A note from a Senator observer, for what it’s worth:
Anyway, after watching this all unfold since Friday night, I think it’s been interesting to see how folks have reacted. So far, a good chunk of conservatives have responded negatively, but even so I feel better than I did a few months back about how it’s all playing out.
One, I think passage of the BIF provided the strongest evidence yet that it has never really been linked to the BBB, other than in prog’s minds. That’s been McConnell’s position as well, which for some is good enough to show that supporting BIF was a good strategic decision.
But, more than that, everyone in Congress is acutely aware that giving the progs a vote on the BBB “rule” was nothing more than a fig leaf. That they agreed to take a vote on the rule in exchange for the BIF was their acknowledgment that the only power they have is to kill the BIF, not to advance the BBB. I saw what progs did on Friday as a rather epic cave.
Two, I have been trying to game out what would have happened if all 13 R’s voted no on Friday. In my view, it might have drawn out the chaos another few days, but not much more than that. I see things a lot more like those who think failure of the BIF would have done a few different things, none of which would be good for us in the long run: 1) pissed off Manchin and Sinema, thereby creating a new x-factor in negotiations; 2) strengthened the hand of the progs who would demand more from the mods to get BIF done. That’s because they would see the only votes possible to get what they want available on the left, rather than the right. Neither of these results would be good for our side.
Three, I don’t follow the argument for why passage of the BIF greases the path for the BBB. At bottom, they are not procedurally linked in any way, but I know that fact alone isn’t good enough to make the point (though it’s a better point than many credit, IMO). A better starting point is probably to go back to the fact that Dems were originally only talking about doing everything – physical and “human” infrastructure – as a package deal. They never wanted to split them up, because they hoped physical infrastructure would drag the other stuff across the line. That’s why they called it “infrastructure.” By taking out the stuff that was popular, the BIF ultimately robbed them of that chance, which is why they are having so much trouble uniting now.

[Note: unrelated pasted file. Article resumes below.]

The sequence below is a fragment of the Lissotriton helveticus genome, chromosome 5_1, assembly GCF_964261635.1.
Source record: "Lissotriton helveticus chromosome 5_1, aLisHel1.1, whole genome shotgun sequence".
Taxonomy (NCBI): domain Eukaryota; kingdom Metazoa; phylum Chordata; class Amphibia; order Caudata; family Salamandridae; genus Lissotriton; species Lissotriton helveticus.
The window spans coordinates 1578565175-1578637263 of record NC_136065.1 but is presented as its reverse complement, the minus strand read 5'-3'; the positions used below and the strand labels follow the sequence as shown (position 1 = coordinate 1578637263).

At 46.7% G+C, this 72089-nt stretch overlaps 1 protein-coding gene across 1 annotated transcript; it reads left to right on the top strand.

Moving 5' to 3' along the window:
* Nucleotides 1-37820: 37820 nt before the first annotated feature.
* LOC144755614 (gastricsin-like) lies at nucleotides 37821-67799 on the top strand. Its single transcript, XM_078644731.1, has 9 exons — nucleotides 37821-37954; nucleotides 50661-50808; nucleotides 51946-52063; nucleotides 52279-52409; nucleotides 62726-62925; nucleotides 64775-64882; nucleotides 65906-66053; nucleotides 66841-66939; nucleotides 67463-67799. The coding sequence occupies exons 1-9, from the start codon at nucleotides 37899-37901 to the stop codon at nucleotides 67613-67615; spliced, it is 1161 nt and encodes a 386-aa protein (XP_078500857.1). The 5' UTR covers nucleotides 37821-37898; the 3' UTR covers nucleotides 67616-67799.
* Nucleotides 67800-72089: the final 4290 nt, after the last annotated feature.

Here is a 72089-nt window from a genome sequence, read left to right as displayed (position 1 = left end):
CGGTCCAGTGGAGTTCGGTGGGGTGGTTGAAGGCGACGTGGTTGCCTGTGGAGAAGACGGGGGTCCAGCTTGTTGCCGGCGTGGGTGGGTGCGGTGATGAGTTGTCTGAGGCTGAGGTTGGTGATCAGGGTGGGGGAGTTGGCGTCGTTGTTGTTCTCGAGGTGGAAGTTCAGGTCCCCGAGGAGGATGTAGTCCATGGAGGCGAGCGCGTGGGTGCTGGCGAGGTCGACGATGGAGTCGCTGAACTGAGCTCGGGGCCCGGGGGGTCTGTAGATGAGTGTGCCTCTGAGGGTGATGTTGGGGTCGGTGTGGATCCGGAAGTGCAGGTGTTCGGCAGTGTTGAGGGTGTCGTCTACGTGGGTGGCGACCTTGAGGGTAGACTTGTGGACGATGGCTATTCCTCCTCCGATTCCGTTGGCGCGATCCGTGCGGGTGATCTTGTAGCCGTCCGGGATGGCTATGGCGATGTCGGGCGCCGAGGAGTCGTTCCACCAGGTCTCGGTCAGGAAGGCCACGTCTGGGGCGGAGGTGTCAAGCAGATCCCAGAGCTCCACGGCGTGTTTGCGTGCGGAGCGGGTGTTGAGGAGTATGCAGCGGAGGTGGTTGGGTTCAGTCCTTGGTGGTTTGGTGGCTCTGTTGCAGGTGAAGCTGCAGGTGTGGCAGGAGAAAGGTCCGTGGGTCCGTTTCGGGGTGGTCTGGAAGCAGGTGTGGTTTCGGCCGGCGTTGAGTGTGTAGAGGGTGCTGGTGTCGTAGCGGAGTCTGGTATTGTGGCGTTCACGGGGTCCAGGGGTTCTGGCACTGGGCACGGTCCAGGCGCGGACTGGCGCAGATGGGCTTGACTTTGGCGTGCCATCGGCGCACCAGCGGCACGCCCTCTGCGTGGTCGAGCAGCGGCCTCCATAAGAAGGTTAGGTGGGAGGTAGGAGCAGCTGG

A lot has been made of the mod’s statement of support on Friday night for the BBB, which some say shows they will ultimately support BBB. But, a close reading actually shows how weak the statement was, and how easy it will be (based on the wording) for them to walk away if CBO gives them any opportunity at all. And then, of course, there is Senate passage to consider.
Fourth, the last point is just one about what’s actually in the bill. For some reason, there’s this view going around that “it’s not really an infrastructure bill.” I actually think that’s based on few fairly easily refuted things going around about the bill. Very little of what’s in there wouldn’t fit the traditional definition of infrastructure, but the line of attack was made early on and just got repeated a lot by conservatives.
In the end, I think a lot of the intensity around this debate comes down to predicting the future, and that’s what gives me pause in judging it all. I obviously think the case for the BIF was strong and has gotten stronger as events play out. But, only time will tell if it ultimately proves right. By the same token, I think those who very confidently seem to know this is a disaster for conservatives would also do well to wonder if they’re right. If we get past the midterms and win back either the House or the Senate, and the major cost was the BIF (in short, a beefed up surface transportation reauthorization), but the filibuster is intact, we should consider that a major achievement.